Uses: The fruit from marmalade plant can be used to make preserves, jelly or eaten fresh. Common names for plants in this family include: chicken fruit, erva-do-brejo, jamaica, orange leadwort and poverty greens.

Marmalade Bush Growing Tips:


Marmalade plants need soil that is rich in organic matter and well-draining. The soil should contain compost, peat moss, vermiculite or sand. It should be pH 5.8-6.5 and they shouldn’t be planted in the same place where carrots, radishes, tomatoes, sweet bell peppers or other members of the nightshade family have grown.


Marmalade plants grow best in temperatures of 60-90 degrees. They can tolerate temperatures as low as 40 degrees but stop growing when it gets colder than that. They can’t survive in temperatures over 95 degrees. In very hot areas, they should be planted near walls or buildings that offer them some protection from the sun.


Plant marmalade seeds 1/4 inch deep in loose soil and keep the soil moist. Germination usually begins in 14-21 days and the seedlings should be planted out after one year. You can also divide the plants in spring or fall, but this is best done with a sharp spade and some experience.

Insects and diseases

Marmalade plants have few problems with insects or diseases. If you notice any signs of disease such as spots or blotches on the leaves, cut off the infected parts and throw them in the trash. If the disease is very bad, remove the plant entirely and replace it with a new one.


The fruit of the marmalade plant ripens in the late summer. Pick it when it is fully orange and use it to make jellies, jams, syrups or other foods.

Culinary uses

The fruit of the marmalade plant can be used in pies, preserves, jellies and in making wine. It can be added to tea as well. The leaves of the marmalade plant can be eaten by people and animals but should only be used in emergencies as they are toxic when consumed in large quantities.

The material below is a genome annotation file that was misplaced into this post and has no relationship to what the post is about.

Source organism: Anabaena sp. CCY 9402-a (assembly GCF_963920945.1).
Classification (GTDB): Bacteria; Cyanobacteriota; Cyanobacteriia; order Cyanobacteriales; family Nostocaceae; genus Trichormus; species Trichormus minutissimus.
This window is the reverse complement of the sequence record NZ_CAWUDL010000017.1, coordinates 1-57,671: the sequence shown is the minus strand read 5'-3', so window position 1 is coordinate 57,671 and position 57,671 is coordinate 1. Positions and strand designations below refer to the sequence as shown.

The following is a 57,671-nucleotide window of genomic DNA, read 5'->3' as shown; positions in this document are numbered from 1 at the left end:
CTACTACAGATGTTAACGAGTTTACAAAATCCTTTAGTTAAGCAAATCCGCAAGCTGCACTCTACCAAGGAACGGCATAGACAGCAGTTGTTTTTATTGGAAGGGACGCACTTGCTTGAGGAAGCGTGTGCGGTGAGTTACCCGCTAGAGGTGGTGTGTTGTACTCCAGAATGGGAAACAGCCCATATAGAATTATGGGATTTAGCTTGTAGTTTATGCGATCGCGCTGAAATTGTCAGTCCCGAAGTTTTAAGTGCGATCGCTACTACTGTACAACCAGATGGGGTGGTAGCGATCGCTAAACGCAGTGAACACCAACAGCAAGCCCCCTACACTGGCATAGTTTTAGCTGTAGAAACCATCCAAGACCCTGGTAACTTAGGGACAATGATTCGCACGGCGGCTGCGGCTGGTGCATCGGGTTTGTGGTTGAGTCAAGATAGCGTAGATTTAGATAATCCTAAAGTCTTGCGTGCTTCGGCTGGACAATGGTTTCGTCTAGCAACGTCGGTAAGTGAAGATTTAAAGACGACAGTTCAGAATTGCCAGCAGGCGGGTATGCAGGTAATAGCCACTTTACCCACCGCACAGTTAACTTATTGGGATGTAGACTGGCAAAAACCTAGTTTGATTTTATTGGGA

Sources & references used in this article:

Propagation of Streptosolen jamesonii (Benth.) Miers by stem cutting treated with IBA in different substrates by RG Pêgo, CVA Fiorini, AFL Machado… – Ornamental …, 2019 – SciELO Brasil

Review of nitrogen and phosphorus metabolism in seagrasses by BW Touchette, JAM Burkholder – Journal of Experimental Marine Biology …, 2000 – Elsevier

Factors affecting levels of some phenolic compounds, digestibility, and nitrogen content of the mature leaves ofBarteria fistulosa (Passifloraceae) by PG Waterman, JAM Ross, DB Mckey – Journal of Chemical Ecology, 1984 – Springer

Assessment of coastal vulnerability through the use of GIS tools in South Sicily (Italy) by G Anfuso, JÁM Del Pozo – Environmental Management, 2009 – Springer

Chemistry of natural antioxidants and studies performed with different plants collected in Mexico by JAM Pérez, TAF Aguilar – Oxidative stress and chronic …, 2013 –

Exploring possible human influences on the evolution of Darwin’s finches by LF De León, JAM Raeymaekers… – … Journal of Organic …, 2011 – Wiley Online Library

An easy and fast IC-CL procedure for the monitoring of Cu (II) and Co (II) in environmental samples by JAM Pulgarín, LFG Bermejo, AC Durán – International journal of …, 2017 – Springer